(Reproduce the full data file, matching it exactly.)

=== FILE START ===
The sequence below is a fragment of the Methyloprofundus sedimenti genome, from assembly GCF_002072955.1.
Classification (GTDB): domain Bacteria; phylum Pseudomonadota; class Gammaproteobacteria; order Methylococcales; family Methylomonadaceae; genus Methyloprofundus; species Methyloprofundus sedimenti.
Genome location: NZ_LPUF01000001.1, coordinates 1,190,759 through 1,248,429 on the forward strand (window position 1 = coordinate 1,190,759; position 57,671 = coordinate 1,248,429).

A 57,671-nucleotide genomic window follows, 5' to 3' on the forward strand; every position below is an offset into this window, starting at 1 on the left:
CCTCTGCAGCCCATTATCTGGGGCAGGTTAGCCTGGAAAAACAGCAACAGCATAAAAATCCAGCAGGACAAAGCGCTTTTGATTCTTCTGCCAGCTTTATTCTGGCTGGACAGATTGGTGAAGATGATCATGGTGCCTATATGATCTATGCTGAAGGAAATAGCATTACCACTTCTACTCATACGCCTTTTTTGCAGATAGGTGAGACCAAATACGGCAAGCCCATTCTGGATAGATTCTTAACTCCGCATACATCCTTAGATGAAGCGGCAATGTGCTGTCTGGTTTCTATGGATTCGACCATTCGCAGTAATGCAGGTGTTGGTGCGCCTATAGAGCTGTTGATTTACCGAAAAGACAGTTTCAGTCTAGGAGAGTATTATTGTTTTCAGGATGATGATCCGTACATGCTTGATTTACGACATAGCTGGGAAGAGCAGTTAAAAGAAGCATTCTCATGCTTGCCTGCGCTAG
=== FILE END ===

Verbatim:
The sequence below is a fragment of the Methyloprofundus sedimenti genome, from assembly GCF_002072955.1.
Classification (GTDB): domain Bacteria; phylum Pseudomonadota; class Gammaproteobacteria; order Methylococcales; family Methylomonadaceae; genus Methyloprofundus; species Methyloprofundus sedimenti.
Genome location: NZ_LPUF01000001.1, coordinates 1,190,759 through 1,248,429 on the forward strand (window position 1 = coordinate 1,190,759; position 57,671 = coordinate 1,248,429).

A 57,671-nucleotide genomic window follows, 5' to 3' on the forward strand; every position below is an offset into this window, starting at 1 on the left:
CCTCTGCAGCCCATTATCTGGGGCAGGTTAGCCTGGAAAAACAGCAACAGCATAAAAATCCAGCAGGACAAAGCGCTTTTGATTCTTCTGCCAGCTTTATTCTGGCTGGACAGATTGGTGAAGATGATCATGGTGCCTATATGATCTATGCTGAAGGAAATAGCATTACCACTTCTACTCATACGCCTTTTTTGCAGATAGGTGAGACCAAATACGGCAAGCCCATTCTGGATAGATTCTTAACTCCGCATACATCCTTAGATGAAGCGGCAATGTGCTGTCTGGTTTCTATGGATTCGACCATTCGCAGTAATGCAGGTGTTGGTGCGCCTATAGAGCTGTTGATTTACCGAAAAGACAGTTTCAGTCTAGGAGAGTATTATTGTTTTCAGGATGATGATCCGTACATGCTTGATTTACGACATAGCTGGGAAGAGCAGTTAAAAGAAGCATTCTCATGCTTGCCTGCGCTAG